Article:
In the United States, the local housing codes and state regulations have always made it crystal clear that landlords have a constant duty to ensure that all electrical installations and appliances they supply in their rental properties are safe. Electrical safety must be a top priority if you’re a landlord.
So, if you’re a landlord, then you might want to read on…
What the law stipulates…
According to most housing laws, landlords are highly encouraged to see to it that every electrical installation like the light fittings and sockets are safe before any tenants have moved in and that such electrical wirings are periodically inspected by a certified electrician nearby throughout the duration of the tenancy.
Moreover, for safe-keeping, landlords must also ensure that electrical appliances they have set up and deployed for use inside the property like kettles and cookers bear the CE marking.
Hence, in summary, your duties as a landlord specifically include ensuring that:
1. There are sufficient regular electrical tests carried out on all electrical installations according to what is stipulated under the “Periodic Electrical Inspections” sections of the official building regulations.
2. Only professional, registered electricians perform these tests.
3. There is enough residual current device (RCD) protection in your property.
4. Visual safety checks are carried out on a regular basis.
5. PAT or Portable Appliance Tests are performed on all the appliances you have supplied and intend to supply.
A periodic inspection comprises of testing and inspecting procedures with an aim to check whether every electrical installation in a property for rent is in a safe and great condition. While it may be tempting to do it on your own to save the budget from hiring a professional, oftentimes the latter is a better path to take to ensure safety and following local codes.
If your property is a “house-in-multiple-occupation” property or HMO property, then this inspection must be carried out at least once every five years. Otherwise, you can have it done in closer gaps or in between long-duration tenancies.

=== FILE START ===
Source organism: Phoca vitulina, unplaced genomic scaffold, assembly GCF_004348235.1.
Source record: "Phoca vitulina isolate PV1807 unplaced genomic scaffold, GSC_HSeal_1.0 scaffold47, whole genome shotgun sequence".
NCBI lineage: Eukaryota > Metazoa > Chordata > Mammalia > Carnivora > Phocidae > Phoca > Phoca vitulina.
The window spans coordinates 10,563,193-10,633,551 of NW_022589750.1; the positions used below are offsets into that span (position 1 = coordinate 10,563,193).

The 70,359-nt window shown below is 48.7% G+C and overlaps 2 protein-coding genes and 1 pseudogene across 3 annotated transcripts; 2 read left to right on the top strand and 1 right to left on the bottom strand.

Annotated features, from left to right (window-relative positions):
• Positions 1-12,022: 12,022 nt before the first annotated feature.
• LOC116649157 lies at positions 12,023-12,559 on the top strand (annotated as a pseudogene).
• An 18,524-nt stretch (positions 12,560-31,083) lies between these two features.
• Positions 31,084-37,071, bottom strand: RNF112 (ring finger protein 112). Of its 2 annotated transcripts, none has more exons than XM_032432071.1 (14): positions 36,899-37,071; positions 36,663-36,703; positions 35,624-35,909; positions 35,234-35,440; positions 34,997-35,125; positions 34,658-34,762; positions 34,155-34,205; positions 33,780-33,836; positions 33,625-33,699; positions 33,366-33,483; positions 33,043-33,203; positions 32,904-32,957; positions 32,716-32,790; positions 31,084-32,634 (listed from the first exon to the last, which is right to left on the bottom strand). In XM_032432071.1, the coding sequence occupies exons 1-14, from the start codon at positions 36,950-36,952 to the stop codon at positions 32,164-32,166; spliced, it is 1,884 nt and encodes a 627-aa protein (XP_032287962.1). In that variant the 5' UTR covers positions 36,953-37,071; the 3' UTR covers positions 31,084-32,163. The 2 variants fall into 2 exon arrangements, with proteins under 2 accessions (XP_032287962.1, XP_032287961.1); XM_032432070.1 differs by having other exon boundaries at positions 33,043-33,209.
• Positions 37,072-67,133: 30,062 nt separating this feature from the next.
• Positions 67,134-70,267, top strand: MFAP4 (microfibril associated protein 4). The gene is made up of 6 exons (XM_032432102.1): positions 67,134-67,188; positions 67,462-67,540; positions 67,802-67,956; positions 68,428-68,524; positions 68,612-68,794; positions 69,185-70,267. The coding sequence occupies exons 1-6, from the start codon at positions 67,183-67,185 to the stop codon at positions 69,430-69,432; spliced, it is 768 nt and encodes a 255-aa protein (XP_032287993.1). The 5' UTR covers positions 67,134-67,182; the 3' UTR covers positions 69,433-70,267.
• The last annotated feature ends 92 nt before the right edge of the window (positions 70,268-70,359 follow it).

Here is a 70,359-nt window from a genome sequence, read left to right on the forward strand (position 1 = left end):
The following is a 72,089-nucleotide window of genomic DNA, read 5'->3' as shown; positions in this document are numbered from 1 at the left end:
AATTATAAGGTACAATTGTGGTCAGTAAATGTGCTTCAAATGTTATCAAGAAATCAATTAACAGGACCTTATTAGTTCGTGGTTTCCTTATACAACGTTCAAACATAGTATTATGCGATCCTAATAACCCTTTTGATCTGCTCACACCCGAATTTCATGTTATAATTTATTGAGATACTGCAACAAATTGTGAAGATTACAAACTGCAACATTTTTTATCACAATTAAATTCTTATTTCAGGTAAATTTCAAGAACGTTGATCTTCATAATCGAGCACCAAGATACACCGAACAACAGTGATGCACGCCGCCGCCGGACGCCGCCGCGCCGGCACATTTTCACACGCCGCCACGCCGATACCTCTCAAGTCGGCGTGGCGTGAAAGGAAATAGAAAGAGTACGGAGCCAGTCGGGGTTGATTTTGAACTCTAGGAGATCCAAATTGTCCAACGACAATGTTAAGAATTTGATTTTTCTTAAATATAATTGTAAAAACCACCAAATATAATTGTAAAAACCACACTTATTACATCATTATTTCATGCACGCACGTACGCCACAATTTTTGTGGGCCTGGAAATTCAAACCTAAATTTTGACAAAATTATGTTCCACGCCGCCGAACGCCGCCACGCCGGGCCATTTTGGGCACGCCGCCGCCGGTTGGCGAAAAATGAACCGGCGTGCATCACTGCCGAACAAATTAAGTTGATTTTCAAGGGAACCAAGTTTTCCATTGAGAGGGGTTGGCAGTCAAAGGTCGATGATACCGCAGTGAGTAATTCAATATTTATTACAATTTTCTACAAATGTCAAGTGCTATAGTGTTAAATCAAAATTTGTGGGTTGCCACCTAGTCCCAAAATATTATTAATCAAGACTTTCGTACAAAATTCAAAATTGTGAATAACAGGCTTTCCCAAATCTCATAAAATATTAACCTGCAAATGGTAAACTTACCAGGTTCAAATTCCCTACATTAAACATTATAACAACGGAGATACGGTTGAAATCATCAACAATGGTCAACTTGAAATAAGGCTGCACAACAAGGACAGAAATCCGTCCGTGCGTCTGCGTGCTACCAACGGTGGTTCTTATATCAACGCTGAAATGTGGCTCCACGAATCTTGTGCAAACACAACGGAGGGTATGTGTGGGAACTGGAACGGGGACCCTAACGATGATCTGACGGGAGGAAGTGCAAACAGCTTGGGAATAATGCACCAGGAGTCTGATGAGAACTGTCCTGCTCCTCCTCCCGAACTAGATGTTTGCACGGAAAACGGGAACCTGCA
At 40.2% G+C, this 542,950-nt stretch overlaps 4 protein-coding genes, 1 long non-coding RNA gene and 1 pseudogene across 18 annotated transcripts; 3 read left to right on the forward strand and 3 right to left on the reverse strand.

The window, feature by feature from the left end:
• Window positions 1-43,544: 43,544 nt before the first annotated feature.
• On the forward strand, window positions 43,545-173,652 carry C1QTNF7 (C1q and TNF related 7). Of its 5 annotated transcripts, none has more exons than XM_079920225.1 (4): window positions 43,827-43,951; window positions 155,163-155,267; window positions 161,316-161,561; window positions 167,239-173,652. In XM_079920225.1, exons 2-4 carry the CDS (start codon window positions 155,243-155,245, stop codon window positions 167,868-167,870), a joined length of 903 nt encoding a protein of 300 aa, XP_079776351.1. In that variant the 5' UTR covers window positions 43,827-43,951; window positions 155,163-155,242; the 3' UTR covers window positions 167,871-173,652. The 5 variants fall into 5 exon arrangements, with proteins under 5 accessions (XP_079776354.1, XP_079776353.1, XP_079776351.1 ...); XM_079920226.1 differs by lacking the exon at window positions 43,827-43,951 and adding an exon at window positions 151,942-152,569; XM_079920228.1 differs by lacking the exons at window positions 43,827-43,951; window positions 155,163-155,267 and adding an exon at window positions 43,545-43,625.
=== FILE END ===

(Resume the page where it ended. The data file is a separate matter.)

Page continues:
Portable Appliance Test (PAT)
As per the guidelines, every installed appliance must undergo PAT or Portable Appliance Test. This entails performing a visual inspection on the appliance, its leads and plugs. If the appliance is tagged as “class 1”, it will undergo testing signals injection to test its integrity. Again, PAT is something only registered electricians must carry out.
As there is no definite guideline as to how often a PAT is required, as per the HSE or Health and Safety Executive, landlords can instead assess whether an appliance needs PAT or not based on how potentially risky is its usage. For instance, heating appliances like microwaves or kettles have higher risks than other appliances. Hence, a more frequent PAT may be needed.
In complying with PAT and Periodical Inspections, there is definitely a price to pay and an effort to invest in. As soon as you have reached the deal-sealing, make sure to keep a record of the transaction to have something to base your practices and policies on. Oftentimes, it is in the form of EICR or Electrical Condition Report.
Smoke & Carbon Monoxide Detectors
One of the easiest ways to fail an inspection is by not making sure that your detectors are working properly. Whether you have a battery-powered detector or a wired-detector, you’ll need to have updated equipment that works properly. If you’re unsure of how to connect a wired smoke or carbon monoxide detector, then call a local licensed electrician.
Tenants are likewise encouraged to participate in exercising electrical safety instead of fully relying on the job on their landlords. That said, potential electrical issues must always be dealt with and attended to with urgency.
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